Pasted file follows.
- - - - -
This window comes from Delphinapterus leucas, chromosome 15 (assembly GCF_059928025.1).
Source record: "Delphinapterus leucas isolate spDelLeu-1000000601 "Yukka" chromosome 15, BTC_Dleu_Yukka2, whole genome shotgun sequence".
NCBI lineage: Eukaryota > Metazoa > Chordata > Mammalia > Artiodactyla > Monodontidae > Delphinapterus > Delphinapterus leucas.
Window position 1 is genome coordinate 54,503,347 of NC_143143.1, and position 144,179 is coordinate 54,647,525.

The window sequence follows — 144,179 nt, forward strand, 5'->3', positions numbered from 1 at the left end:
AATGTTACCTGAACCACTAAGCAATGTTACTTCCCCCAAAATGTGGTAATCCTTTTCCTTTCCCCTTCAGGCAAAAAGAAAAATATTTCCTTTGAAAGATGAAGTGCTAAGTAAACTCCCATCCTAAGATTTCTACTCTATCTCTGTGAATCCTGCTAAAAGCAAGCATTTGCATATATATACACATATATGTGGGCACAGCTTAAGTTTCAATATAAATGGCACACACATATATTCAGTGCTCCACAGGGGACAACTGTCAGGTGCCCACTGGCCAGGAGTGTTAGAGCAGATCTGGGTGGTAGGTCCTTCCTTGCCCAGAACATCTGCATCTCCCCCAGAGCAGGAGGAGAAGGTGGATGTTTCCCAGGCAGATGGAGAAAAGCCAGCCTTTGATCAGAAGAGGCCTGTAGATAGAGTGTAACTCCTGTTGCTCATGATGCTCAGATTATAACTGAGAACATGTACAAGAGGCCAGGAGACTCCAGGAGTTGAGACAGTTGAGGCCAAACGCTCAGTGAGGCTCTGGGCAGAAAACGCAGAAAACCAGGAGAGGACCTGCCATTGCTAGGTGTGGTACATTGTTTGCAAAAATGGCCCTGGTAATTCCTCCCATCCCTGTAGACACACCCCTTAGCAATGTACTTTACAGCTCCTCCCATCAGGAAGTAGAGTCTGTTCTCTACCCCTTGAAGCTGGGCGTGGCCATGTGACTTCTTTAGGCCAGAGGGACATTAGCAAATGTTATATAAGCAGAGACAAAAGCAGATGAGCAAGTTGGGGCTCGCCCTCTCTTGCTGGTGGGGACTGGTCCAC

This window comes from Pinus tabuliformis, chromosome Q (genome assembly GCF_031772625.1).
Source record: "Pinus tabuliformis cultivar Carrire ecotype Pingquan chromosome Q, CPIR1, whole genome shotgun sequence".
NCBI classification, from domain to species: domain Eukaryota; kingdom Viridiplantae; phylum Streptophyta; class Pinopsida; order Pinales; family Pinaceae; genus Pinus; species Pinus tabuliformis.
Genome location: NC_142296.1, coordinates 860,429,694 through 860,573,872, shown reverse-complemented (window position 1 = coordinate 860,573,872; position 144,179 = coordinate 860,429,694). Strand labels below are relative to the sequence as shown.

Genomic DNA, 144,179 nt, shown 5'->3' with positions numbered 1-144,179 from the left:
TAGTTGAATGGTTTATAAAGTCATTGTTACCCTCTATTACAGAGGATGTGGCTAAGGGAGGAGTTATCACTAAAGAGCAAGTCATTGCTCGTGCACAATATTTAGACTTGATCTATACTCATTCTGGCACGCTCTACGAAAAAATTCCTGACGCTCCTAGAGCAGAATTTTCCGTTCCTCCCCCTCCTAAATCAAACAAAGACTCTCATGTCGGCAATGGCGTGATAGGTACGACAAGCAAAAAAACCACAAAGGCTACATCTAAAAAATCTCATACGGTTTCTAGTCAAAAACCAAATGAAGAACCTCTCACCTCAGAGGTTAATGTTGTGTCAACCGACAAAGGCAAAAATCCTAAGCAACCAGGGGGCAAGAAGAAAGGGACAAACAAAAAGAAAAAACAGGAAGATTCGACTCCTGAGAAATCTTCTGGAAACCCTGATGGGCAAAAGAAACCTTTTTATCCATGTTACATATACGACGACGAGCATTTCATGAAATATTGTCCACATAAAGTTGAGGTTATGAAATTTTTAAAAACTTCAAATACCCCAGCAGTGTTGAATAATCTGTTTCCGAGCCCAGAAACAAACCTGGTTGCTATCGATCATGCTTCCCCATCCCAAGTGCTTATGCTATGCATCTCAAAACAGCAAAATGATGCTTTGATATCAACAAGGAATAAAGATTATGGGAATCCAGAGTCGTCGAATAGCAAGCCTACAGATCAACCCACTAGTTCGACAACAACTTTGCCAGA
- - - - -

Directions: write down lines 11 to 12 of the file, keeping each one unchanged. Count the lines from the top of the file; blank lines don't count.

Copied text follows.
Genomic DNA, 144,179 nt, shown 5'->3' with positions numbered 1-144,179 from the left:
TAGTTGAATGGTTTATAAAGTCATTGTTACCCTCTATTACAGAGGATGTGGCTAAGGGAGGAGTTATCACTAAAGAGCAAGTCATTGCTCGTGCACAATATTTAGACTTGATCTATACTCATTCTGGCACGCTCTACGAAAAAATTCCTGACGCTCCTAGAGCAGAATTTTCCGTTCCTCCCCCTCCTAAATCAAACAAAGACTCTCATGTCGGCAATGGCGTGATAGGTACGACAAGCAAAAAAACCACAAAGGCTACATCTAAAAAATCTCATACGGTTTCTAGTCAAAAACCAAATGAAGAACCTCTCACCTCAGAGGTTAATGTTGTGTCAACCGACAAAGGCAAAAATCCTAAGCAACCAGGGGGCAAGAAGAAAGGGACAAACAAAAAGAAAAAACAGGAAGATTCGACTCCTGAGAAATCTTCTGGAAACCCTGATGGGCAAAAGAAACCTTTTTATCCATGTTACATATACGACGACGAGCATTTCATGAAATATTGTCCACATAAAGTTGAGGTTATGAAATTTTTAAAAACTTCAAATACCCCAGCAGTGTTGAATAATCTGTTTCCGAGCCCAGAAACAAACCTGGTTGCTATCGATCATGCTTCCCCATCCCAAGTGCTTATGCTATGCATCTCAAAACAGCAAAATGATGCTTTGATATCAACAAGGAATAAAGATTATGGGAATCCAGAGTCGTCGAATAGCAAGCCTACAGATCAACCCACTAGTTCGACAACAACTTTGCCAGA